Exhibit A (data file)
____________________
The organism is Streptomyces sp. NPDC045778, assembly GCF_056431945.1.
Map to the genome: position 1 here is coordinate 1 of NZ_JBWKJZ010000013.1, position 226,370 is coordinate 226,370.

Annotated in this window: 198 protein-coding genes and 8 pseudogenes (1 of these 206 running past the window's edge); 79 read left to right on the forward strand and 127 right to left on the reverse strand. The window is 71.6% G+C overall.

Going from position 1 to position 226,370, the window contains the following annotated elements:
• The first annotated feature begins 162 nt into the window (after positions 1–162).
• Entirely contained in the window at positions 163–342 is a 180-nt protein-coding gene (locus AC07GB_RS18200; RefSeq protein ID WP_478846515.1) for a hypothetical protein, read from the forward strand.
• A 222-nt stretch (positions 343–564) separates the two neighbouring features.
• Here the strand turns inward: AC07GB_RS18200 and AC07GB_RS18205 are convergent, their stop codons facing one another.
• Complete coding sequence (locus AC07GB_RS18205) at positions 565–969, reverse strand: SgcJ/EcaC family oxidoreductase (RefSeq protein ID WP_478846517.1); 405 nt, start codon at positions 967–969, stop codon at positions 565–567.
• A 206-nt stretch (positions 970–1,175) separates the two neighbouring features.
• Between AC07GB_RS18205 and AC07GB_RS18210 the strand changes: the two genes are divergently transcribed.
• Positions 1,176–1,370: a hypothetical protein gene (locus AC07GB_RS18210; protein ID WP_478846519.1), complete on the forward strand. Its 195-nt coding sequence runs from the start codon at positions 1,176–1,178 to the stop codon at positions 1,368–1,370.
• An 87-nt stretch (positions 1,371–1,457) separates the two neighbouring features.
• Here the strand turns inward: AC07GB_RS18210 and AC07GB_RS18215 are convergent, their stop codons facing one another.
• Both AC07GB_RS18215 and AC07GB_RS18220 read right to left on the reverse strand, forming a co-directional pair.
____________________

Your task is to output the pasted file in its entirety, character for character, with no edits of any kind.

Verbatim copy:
The organism is Streptomyces sp. NPDC045778, assembly GCF_056431945.1.
Map to the genome: position 1 here is coordinate 1 of NZ_JBWKJZ010000013.1, position 226,370 is coordinate 226,370.

Annotated in this window: 198 protein-coding genes and 8 pseudogenes (1 of these 206 running past the window's edge); 79 read left to right on the forward strand and 127 right to left on the reverse strand. The window is 71.6% G+C overall.

Going from position 1 to position 226,370, the window contains the following annotated elements:
• The first annotated feature begins 162 nt into the window (after positions 1–162).
• Entirely contained in the window at positions 163–342 is a 180-nt protein-coding gene (locus AC07GB_RS18200; RefSeq protein ID WP_478846515.1) for a hypothetical protein, read from the forward strand.
• A 222-nt stretch (positions 343–564) separates the two neighbouring features.
• Here the strand turns inward: AC07GB_RS18200 and AC07GB_RS18205 are convergent, their stop codons facing one another.
• Complete coding sequence (locus AC07GB_RS18205) at positions 565–969, reverse strand: SgcJ/EcaC family oxidoreductase (RefSeq protein ID WP_478846517.1); 405 nt, start codon at positions 967–969, stop codon at positions 565–567.
• A 206-nt stretch (positions 970–1,175) separates the two neighbouring features.
• Between AC07GB_RS18205 and AC07GB_RS18210 the strand changes: the two genes are divergently transcribed.
• Positions 1,176–1,370: a hypothetical protein gene (locus AC07GB_RS18210; protein ID WP_478846519.1), complete on the forward strand. Its 195-nt coding sequence runs from the start codon at positions 1,176–1,178 to the stop codon at positions 1,368–1,370.
• An 87-nt stretch (positions 1,371–1,457) separates the two neighbouring features.
• Here the strand turns inward: AC07GB_RS18210 and AC07GB_RS18215 are convergent, their stop codons facing one another.
• Both AC07GB_RS18215 and AC07GB_RS18220 read right to left on the reverse strand, forming a co-directional pair.